This year was a great year. We left earlier this week, got back yesterday. Our route was as follows …
Day One: From SF south on 101 to the 25 cutoff to Hollister. Through Hollister and Tres Pinos to Paicines, then down Panoche Rd to Panoche and beyond, on the way to New Idria. We turned back short of New Idria and backtracked to Panoche and a little bit more and took the turn onto Little Panoche Rd past Mercey Hot Springs and on to I5. We turned south on I5 and turned in for the day at a Motel 6 at I5 in Coalinga.
Day Two: Back on I5. Headed south toward Kettleman City. Took Hwy 41 west toward Cholame. Immediately past where Hwy 41 and Hwy 46 meet (the spot where James Dean had his fatal car crash) we took a right (north) on Cholame Valley Road and drove for about seven miles before turning back to the 41/46 intersection.
The best views of flowers for the entire trip were at the turnoff on 41 just above the grade down to the junction with 46 and along Cholame Valley Rd.
We turned right off Cholame Valley Road, onto 41/46, and almost immediately turned left (south) onto Davis Rd, heading toward Annette. We followed Davis Road to Annette and then turned down to where Annette Rd intersects with Bitterwater Road. At that intersection we discovered that the old store that we’d taken photos of last year had fallen to ruin.
Headed northwest on Bitterwater to 41/46, then southwest toward Shandon, peeling off onto 46 just before Shandon and continuing on through Paso Robles to 101.
101 N to San Miguel. Mission St. to N River Rd to Indian Valley Rd. Headed N on Indian Valley Rd until it deadended in Peach Tree Rd. Turned left (N). Peach Tree Rd turns into 25 and becomes Airline Hwy. Took a left (W) onto Lonoak Rd and headed into King City. Motel 6 on Broadway in King City.
Day Three: Final morning we headed out of King City, taking 101 north to Greenfield. Took Elm Street west until it became County Road G 16 and then met up with Arroyo Seco Rd. Took Arroyo Seco/G16 west until G16 became Carmel Valley Rd. Followed it up over the hills, through the Hastings Nature Reserve (UC) and on to Carmel Valley then on to Hwy 1 and Carmel.
Took Hwy 1 N through Monterey and Watsonville and Santa Cruz and further up the coast. Turned east on La Honda Road, through La Honda until we hit the Woodside city limits at which point we turned north on Skyline Blvd (Hwy 35) and drove to Hwy 92 and turned east. Took Hwy 35 off Hwy 92 right before Hwy 280 and followed it north until we came to the gates of the country club, headed east again and hooked up with Hwy 280 and trundled home.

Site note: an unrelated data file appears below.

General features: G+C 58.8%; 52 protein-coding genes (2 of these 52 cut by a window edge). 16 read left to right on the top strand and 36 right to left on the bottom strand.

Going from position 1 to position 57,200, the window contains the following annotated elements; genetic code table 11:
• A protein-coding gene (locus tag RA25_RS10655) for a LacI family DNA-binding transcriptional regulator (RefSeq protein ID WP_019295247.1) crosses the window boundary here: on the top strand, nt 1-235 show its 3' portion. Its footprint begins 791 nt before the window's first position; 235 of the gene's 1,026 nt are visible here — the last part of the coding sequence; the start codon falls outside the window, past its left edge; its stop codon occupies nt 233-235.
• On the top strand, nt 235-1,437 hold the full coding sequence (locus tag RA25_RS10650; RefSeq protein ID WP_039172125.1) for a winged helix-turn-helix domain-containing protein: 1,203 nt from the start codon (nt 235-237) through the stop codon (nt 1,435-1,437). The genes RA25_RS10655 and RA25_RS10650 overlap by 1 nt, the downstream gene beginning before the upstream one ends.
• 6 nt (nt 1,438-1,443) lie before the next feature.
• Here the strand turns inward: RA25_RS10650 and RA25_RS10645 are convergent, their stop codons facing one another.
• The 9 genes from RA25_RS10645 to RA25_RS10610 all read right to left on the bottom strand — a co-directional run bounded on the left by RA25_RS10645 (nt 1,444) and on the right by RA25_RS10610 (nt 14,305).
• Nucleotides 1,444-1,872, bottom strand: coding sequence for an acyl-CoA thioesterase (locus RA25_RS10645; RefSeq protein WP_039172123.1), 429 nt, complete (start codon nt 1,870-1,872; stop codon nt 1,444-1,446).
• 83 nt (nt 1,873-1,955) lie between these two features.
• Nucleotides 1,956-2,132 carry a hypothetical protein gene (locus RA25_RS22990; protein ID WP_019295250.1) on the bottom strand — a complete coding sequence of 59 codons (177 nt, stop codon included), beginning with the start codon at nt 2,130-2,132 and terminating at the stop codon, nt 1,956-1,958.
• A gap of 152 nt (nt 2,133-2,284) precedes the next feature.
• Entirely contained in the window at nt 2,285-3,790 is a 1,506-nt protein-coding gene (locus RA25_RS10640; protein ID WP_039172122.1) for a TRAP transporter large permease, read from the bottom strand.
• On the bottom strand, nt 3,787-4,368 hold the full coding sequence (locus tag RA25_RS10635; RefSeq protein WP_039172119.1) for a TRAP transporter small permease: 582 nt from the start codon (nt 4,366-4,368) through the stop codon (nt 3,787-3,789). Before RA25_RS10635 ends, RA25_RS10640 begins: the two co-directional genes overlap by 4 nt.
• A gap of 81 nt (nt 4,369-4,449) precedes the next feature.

I’ll edit this later showing where in the path various photos were taken, but until then, here’s a rough look (with imaginative names like IMG_3828.jpg) of the one hundred photos that most capture what was out in the hills this week.
Took the Mini, of course.
April 4, 2010
So long, Blogger. It was a good run. …
Update: I’ve changed the homepage over at the old-old blog (towse.com/blogger/blog.htm) to point here. I’ve sucked up as much of the old content as I could from Blogger. The migration pretty much hosed my comments but they’re available back at http://www.towse.com/blogger/blog.htm and I disabled the auto-forward for anyone who wants to meander back there without being automagically whisked back over here.
After a moment, or maybe month, and a third doublecheck that I’ve got as much of the content as I ever will, I will delete the Blogger blog forever and ever after and carry on here.
For now, I’m learning new tricks and updating links in profiles and elsewhere that led to the old old blog and the old blog. I’ll need to rethink categories as my Blogger tags became WordPress categories and that was not my intention when I set them up.
I’ll be busy for a while.
April 3, 2010
So, whilst trying to add Disqus comments (in lieu of Blogger comments which filled up with spam in no time at all), I discovered I had to move to a Blogger template to get the Disqus commenting enabled.
But now when things aren’t working / don’t look the way I’d hoped, I find I can’t reinstate my old home-brew template because Blogger thinks it’s busted.
April 2, 2010
Blogger comments have been up for eight hours or so … and already I have spammish content.
I’ve enabled comment moderation, which really doesn’t suit me, but I don’t like wading through the gunk and you, gentle readers, shouldn’t have to.
I’ll find some alternative, but for now, there will be a delay in comments until I’ve deleted the obviously-not-interested-in-sal’s-musings comments.
Tomorrow I’ll go through and delete those that are already in place.